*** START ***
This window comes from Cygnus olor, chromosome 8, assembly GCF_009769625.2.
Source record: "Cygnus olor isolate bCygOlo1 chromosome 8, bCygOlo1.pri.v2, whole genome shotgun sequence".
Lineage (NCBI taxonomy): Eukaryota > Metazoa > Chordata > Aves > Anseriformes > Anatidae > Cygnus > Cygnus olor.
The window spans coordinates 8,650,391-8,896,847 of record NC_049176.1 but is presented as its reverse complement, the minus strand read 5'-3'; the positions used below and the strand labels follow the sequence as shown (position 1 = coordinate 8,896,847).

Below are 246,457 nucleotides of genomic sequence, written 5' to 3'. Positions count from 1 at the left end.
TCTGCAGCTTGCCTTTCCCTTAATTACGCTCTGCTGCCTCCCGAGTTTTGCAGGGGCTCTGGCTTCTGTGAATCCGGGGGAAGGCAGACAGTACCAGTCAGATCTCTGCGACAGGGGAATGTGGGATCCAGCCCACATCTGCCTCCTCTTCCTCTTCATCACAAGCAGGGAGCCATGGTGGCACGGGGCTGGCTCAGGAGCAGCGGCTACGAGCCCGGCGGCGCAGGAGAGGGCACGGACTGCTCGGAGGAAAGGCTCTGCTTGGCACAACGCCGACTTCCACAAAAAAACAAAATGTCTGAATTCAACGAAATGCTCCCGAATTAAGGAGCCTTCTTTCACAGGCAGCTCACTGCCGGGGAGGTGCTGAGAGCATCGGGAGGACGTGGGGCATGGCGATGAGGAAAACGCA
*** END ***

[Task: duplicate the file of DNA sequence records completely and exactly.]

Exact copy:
This window comes from Cygnus olor, chromosome 8, assembly GCF_009769625.2.
Source record: "Cygnus olor isolate bCygOlo1 chromosome 8, bCygOlo1.pri.v2, whole genome shotgun sequence".
Lineage (NCBI taxonomy): Eukaryota > Metazoa > Chordata > Aves > Anseriformes > Anatidae > Cygnus > Cygnus olor.
The window spans coordinates 8,650,391-8,896,847 of record NC_049176.1 but is presented as its reverse complement, the minus strand read 5'-3'; the positions used below and the strand labels follow the sequence as shown (position 1 = coordinate 8,896,847).

Below are 246,457 nucleotides of genomic sequence, written 5' to 3'. Positions count from 1 at the left end.
TCTGCAGCTTGCCTTTCCCTTAATTACGCTCTGCTGCCTCCCGAGTTTTGCAGGGGCTCTGGCTTCTGTGAATCCGGGGGAAGGCAGACAGTACCAGTCAGATCTCTGCGACAGGGGAATGTGGGATCCAGCCCACATCTGCCTCCTCTTCCTCTTCATCACAAGCAGGGAGCCATGGTGGCACGGGGCTGGCTCAGGAGCAGCGGCTACGAGCCCGGCGGCGCAGGAGAGGGCACGGACTGCTCGGAGGAAAGGCTCTGCTTGGCACAACGCCGACTTCCACAAAAAAACAAAATGTCTGAATTCAACGAAATGCTCCCGAATTAAGGAGCCTTCTTTCACAGGCAGCTCACTGCCGGGGAGGTGCTGAGAGCATCGGGAGGACGTGGGGCATGGCGATGAGGAAAACGCA